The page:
The French regime

The French regime

In 1608, Samuel de Champlain ordered construction of the first building that would serve to defend the Habitation, Québec City's small trading post. Early on, Champlain was aware that danger lay in wait. The Kirke brothers, working for the British, laid siege to the colony in 1629. A second Habitation was being built but had not yet been completed. On the brink of famine, Québec City surrendered and France recovered the outpost only three years later.

France sent little support to the colonial authorities and the military presence in the colony was very weak. In 1623, the Québec City garrison housed only 12 permanent soldiers, a situation that did not improve in the decades that followed. Despite the arrival of 1300 soldiers with the Carignan-Salières Regiment in 1665 to fight in the Franco-Iroquois wars, only 27 soldiers belonged to the Québec City garrison in 1683.

From the 1660s on, New France's leaders feared further attacks from European rivals. Intendant Jean Talon suggested fortifying the heights of Cap Diamant but his idea was dismissed. Governor Frontenac, who shared Talon’s fears, asked that a wall be erected to close off the city...another proposal that France rejected, believing a European invasion to be highly unlikely.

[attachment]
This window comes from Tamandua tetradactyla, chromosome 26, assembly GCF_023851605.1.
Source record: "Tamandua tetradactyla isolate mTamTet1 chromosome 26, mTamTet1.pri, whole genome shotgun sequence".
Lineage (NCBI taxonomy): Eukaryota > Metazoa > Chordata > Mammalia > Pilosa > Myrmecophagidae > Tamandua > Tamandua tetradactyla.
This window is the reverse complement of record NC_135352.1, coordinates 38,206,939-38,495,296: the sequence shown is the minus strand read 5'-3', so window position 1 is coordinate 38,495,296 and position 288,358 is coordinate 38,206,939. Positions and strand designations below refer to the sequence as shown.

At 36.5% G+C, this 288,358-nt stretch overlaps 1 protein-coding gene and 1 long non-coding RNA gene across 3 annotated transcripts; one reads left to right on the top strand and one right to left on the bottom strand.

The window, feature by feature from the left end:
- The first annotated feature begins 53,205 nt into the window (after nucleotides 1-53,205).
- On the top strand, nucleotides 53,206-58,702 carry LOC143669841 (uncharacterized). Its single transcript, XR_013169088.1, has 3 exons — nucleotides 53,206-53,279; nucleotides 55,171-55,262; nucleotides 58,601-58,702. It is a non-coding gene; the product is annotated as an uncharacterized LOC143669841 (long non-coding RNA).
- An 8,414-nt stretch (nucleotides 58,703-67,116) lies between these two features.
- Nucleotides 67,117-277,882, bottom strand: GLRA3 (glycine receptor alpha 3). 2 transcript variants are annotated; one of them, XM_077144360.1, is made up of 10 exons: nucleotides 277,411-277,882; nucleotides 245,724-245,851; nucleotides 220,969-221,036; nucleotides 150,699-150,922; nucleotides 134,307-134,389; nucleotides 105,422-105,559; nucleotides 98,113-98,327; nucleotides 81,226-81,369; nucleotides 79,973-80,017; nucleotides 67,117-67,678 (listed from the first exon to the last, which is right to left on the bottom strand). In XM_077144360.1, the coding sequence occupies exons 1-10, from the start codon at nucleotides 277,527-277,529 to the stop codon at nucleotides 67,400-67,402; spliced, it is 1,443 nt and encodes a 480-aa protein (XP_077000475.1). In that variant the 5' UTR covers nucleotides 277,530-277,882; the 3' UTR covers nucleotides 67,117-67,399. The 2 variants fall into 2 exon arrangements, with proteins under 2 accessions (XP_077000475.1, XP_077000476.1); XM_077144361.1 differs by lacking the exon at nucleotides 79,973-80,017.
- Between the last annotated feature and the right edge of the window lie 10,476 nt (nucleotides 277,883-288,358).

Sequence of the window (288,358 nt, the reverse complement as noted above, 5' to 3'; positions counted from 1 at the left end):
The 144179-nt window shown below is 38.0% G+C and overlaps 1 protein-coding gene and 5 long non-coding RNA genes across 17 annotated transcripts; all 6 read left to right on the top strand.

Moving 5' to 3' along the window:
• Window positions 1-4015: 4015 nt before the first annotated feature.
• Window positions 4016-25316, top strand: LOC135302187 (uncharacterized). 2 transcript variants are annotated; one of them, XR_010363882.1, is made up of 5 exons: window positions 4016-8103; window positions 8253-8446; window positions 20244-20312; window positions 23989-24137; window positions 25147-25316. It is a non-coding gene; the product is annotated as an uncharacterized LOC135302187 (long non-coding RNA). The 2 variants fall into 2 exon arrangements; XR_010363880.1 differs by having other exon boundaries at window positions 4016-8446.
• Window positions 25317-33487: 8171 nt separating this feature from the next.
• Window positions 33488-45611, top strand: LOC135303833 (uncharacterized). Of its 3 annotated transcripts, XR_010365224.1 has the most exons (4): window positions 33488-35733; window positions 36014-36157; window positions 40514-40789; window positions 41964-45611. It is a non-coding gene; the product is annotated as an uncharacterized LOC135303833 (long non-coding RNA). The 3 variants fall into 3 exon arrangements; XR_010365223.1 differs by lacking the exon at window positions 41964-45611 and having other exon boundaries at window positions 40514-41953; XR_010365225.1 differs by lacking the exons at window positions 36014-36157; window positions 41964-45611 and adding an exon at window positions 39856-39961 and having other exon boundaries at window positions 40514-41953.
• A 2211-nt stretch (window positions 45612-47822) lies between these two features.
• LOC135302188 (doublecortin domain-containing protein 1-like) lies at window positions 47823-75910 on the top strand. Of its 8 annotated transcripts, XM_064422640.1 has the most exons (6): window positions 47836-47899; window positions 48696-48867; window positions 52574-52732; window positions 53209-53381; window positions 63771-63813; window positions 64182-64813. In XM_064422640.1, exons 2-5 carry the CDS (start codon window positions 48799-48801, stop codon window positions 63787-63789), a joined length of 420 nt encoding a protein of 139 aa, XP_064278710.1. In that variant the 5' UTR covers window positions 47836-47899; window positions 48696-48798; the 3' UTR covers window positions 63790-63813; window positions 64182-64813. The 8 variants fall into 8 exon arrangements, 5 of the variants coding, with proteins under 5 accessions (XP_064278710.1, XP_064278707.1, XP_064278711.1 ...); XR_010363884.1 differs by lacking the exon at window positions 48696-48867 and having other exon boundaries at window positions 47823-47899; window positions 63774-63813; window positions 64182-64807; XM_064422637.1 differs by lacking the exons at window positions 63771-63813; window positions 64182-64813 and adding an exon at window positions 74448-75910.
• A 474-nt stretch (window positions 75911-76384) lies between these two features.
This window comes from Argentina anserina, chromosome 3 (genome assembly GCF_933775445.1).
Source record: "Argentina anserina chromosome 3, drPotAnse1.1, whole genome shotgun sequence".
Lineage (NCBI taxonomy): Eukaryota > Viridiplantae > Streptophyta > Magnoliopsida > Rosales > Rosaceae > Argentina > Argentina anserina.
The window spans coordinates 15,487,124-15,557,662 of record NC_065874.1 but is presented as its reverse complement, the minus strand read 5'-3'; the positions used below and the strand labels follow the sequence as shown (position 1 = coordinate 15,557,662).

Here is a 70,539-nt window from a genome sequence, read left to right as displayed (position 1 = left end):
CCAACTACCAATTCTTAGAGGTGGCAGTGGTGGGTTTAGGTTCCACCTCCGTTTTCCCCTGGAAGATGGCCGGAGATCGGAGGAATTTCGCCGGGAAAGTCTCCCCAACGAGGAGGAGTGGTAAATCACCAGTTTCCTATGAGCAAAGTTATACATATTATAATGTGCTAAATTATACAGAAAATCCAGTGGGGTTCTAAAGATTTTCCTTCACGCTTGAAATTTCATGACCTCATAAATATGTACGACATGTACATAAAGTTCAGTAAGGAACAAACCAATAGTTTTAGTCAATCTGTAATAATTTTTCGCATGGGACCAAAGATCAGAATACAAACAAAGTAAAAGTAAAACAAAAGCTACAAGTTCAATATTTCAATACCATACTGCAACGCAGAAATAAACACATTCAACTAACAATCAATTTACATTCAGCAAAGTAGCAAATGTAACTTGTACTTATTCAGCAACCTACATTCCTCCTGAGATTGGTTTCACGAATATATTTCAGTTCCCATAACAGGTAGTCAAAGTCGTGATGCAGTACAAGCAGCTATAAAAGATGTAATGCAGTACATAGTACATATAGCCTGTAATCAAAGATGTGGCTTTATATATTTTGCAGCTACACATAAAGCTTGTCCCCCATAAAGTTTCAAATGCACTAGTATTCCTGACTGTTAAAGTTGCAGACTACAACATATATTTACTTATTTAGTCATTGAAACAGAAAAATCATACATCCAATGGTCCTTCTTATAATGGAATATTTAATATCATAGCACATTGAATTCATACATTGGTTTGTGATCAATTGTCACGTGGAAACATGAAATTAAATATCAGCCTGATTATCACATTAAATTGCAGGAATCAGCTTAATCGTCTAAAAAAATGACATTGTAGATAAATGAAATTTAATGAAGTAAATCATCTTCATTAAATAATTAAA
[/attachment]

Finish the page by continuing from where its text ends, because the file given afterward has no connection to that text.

Alerted by the fall of Port-Royal in Acadia, Frontenac ordered a new palisade to be built. Completed in a record six weeks, it became Québec City's first wall! When Admiral William Phips' fleet arrived from Boston to besiege the city in July 1690, Québec successfully fought off the attack despite its meagre defence system. In the years that followed, the Royal Battery and Cap-Diamant Redoubt were built using funds allocated by Louis XIV. France was beginning to realize how vulnerable its colony was.

When engineer Chaussegros de Léry arrived in Québec City in 1716, he realized immediately that the city's fortifications were inadequate. He proposed a new wall and construction of a citadel atop Cap Diamant. Québec City refused to finance his projects since its coffers were virtually empty. When Louisbourg fell in June 1745, emergency work was authorized. Despite the considerable sums devoted to fortifying the city, the work remained incomplete until the arrival of the British in 1759.



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